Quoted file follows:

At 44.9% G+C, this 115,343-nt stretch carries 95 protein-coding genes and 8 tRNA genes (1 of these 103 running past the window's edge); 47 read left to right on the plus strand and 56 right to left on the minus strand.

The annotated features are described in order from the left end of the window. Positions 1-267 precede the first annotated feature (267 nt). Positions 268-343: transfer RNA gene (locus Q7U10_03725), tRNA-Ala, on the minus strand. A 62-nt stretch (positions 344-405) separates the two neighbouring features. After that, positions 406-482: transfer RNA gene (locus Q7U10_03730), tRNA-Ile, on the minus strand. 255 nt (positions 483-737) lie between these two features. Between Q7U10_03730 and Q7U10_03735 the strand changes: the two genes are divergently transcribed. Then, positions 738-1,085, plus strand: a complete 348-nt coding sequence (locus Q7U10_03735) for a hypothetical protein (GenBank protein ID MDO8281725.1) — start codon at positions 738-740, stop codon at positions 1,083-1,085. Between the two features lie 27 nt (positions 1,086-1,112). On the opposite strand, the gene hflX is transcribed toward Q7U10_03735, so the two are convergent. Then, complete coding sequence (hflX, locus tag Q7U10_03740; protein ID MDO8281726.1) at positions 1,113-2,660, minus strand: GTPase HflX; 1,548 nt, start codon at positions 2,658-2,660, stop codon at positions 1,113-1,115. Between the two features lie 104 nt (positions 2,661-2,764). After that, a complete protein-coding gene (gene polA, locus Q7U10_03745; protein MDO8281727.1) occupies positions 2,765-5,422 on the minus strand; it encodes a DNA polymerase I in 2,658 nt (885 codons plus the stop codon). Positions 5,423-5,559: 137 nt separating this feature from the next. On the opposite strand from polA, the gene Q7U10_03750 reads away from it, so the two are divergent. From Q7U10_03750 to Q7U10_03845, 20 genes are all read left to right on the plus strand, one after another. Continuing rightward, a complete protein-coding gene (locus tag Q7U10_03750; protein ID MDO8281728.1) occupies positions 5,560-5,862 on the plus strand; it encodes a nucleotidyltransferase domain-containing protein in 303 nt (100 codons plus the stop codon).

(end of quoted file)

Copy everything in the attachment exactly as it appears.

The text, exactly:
At 44.9% G+C, this 115,343-nt stretch carries 95 protein-coding genes and 8 tRNA genes (1 of these 103 running past the window's edge); 47 read left to right on the plus strand and 56 right to left on the minus strand.

The annotated features are described in order from the left end of the window. Positions 1-267 precede the first annotated feature (267 nt). Positions 268-343: transfer RNA gene (locus Q7U10_03725), tRNA-Ala, on the minus strand. A 62-nt stretch (positions 344-405) separates the two neighbouring features. After that, positions 406-482: transfer RNA gene (locus Q7U10_03730), tRNA-Ile, on the minus strand. 255 nt (positions 483-737) lie between these two features. Between Q7U10_03730 and Q7U10_03735 the strand changes: the two genes are divergently transcribed. Then, positions 738-1,085, plus strand: a complete 348-nt coding sequence (locus Q7U10_03735) for a hypothetical protein (GenBank protein ID MDO8281725.1) — start codon at positions 738-740, stop codon at positions 1,083-1,085. Between the two features lie 27 nt (positions 1,086-1,112). On the opposite strand, the gene hflX is transcribed toward Q7U10_03735, so the two are convergent. Then, complete coding sequence (hflX, locus tag Q7U10_03740; protein ID MDO8281726.1) at positions 1,113-2,660, minus strand: GTPase HflX; 1,548 nt, start codon at positions 2,658-2,660, stop codon at positions 1,113-1,115. Between the two features lie 104 nt (positions 2,661-2,764). After that, a complete protein-coding gene (gene polA, locus Q7U10_03745; protein MDO8281727.1) occupies positions 2,765-5,422 on the minus strand; it encodes a DNA polymerase I in 2,658 nt (885 codons plus the stop codon). Positions 5,423-5,559: 137 nt separating this feature from the next. On the opposite strand from polA, the gene Q7U10_03750 reads away from it, so the two are divergent. From Q7U10_03750 to Q7U10_03845, 20 genes are all read left to right on the plus strand, one after another. Continuing rightward, a complete protein-coding gene (locus tag Q7U10_03750; protein ID MDO8281728.1) occupies positions 5,560-5,862 on the plus strand; it encodes a nucleotidyltransferase domain-containing protein in 303 nt (100 codons plus the stop codon).